Work-related asthma

In brief

  • Asthma prevalence has increased worldwide and in Canada over the last three decades, and represents a substantial burden for individuals, families, and health care systems.
  • Because asthma is so widespread and often difficult to attribute to specific occupational exposures, the condition presents a particular challenge to workers’ compensation boards.
  • We used medical service plan billing files, hospitalization records, and WorkSafeBC compensation records to examine the cumulative prevalence and incidence of new cases of asthma in children and the working-age population.
  • We then estimated the number of asthma cases that may be attributable to workplace exposures, and compared these results to the number of compensated claims.

Cumulative prevalence

  • We found that in 2000, the ten-year cumulative prevalence of asthma among the working-age population of BC was 51 and 68 cases per 1,000 among males and females respectively.
  • Of this population, 37 per cent of females and 34 per cent of males received physician or hospital treatment for their asthma in 2000—an overall rate of 26 per 1,000. The prevalence of active asthma increased slightly between 1996 and 2000, most notably among adult females.
  • The cumulative prevalence of asthma among the pre-working-age population (ages 10 to 14) was 154 and 108 cases per 1,000 among males and females respectively. This large group of children who have, or have had, asthma indicates that a large percentage of young workers may enter the labour force with underlying sensitivities.

Incidence

  • The incidence of new cases of asthma among the working-age population was four and three cases per 1,000 among males and females respectively in 2000.
  • The incidence of new cases of asthma remained relatively stable in the province between 1996 and 2000.

Compensation

  • Using a Population Attributable Risk (an estimate of the proportion of cases of a disease that could be avoided if all workplace exposures were eliminated) of 15 per cent, approximately 27,000 working-age British Columbians experienced work-related asthma in 2001 (nine cases per 1,000).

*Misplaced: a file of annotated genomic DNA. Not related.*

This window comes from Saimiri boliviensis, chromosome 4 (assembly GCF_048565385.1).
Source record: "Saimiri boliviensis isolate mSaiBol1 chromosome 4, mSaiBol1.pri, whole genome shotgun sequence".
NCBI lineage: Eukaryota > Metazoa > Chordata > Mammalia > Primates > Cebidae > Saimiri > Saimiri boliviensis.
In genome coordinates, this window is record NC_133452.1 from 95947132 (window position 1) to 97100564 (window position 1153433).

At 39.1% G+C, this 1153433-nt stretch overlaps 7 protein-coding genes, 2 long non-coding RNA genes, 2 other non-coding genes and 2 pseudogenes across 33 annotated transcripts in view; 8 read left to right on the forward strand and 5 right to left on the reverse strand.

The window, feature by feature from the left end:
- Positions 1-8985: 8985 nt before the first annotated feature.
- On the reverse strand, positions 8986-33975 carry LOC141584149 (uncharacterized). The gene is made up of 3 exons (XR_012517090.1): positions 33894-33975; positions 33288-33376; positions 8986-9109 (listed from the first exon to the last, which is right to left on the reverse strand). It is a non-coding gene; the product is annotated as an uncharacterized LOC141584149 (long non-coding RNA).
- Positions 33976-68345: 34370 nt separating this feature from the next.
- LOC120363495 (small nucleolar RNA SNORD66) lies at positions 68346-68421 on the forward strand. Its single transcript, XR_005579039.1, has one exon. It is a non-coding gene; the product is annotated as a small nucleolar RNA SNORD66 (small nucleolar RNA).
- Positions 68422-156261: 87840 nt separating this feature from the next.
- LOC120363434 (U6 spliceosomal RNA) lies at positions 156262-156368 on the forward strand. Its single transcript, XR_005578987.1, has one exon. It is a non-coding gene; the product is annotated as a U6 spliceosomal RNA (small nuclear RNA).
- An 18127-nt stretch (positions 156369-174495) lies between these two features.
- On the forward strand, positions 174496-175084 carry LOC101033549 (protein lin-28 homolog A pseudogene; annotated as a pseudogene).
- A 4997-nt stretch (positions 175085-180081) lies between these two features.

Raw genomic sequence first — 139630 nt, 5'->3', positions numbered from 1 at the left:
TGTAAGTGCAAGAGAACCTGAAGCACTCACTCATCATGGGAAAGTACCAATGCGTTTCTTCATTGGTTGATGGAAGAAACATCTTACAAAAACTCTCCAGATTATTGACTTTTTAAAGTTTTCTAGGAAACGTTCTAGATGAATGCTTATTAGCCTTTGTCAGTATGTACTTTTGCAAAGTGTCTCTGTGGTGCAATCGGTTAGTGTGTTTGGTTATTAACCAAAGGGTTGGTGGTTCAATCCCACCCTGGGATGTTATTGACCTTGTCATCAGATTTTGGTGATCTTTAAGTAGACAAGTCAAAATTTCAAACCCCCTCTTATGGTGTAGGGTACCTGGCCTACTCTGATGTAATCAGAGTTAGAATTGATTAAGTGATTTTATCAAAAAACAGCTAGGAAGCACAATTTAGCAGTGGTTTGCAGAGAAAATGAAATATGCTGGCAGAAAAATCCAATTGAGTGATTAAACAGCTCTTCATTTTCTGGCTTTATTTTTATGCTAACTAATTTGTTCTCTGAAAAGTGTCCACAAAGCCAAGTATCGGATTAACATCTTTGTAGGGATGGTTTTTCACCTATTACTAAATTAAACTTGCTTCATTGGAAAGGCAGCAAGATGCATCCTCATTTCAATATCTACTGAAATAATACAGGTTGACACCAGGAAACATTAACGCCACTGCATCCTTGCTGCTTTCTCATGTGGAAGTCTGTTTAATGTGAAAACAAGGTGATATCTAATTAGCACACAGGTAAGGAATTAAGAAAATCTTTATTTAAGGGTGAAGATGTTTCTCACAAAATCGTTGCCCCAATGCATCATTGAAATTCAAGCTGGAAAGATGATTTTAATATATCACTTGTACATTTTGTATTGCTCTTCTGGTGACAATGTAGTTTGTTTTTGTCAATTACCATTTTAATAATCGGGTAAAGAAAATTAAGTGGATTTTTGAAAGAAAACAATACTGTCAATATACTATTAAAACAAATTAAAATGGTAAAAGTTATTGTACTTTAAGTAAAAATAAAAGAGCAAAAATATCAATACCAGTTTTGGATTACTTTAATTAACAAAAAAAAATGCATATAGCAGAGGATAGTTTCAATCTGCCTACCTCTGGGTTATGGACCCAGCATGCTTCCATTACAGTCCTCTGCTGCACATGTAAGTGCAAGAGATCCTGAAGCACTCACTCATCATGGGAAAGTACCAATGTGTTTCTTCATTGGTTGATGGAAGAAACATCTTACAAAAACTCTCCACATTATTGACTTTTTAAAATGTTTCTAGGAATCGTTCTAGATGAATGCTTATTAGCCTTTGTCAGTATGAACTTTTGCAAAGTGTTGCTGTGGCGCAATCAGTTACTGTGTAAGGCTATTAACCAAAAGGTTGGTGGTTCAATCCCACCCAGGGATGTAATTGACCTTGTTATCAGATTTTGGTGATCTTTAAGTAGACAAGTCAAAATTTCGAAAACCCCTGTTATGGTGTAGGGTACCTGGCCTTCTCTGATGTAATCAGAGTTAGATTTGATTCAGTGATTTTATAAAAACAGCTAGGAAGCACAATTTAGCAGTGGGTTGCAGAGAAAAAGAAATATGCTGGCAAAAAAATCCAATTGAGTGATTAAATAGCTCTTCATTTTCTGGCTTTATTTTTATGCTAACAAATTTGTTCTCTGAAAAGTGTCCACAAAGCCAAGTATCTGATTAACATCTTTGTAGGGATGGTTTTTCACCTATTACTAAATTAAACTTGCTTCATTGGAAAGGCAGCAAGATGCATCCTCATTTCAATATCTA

• Five-hundred-and-thirty occupational asthma claims were accepted by WorkSafeBC between 1991 and 2000—two per cent of estimated work-related asthma.
  • Applying a 15 per cent Population Attributable Risk, approximately 9,000 working-age British Columbians were receiving treatment for active work-related asthma in 2000.
  • Just over 100 occupational asthma claims were compensated in the same year—about one per cent of estimated work-related asthma.
  • The difficulty of linking cases to workplace exposures may explain, at least in part, the gap between estimated asthma rates and compensation rates.

Related publications

Contact: Chris McLeod

a place of mind, The University of British Columbia

School of Population and Public Health
2206 East Mall,
Vancouver, BC, V6T 1Z3, Canada
Tel: 604-822-2772
Partnership for Work, Health and Safety
2206 East Mall,
Vancouver, BC, V6T 1Z3, Canada
Tel: 604-822-8544

Emergency Procedures | Accessibility | Contact UBC  | © Copyright The University of British Columbia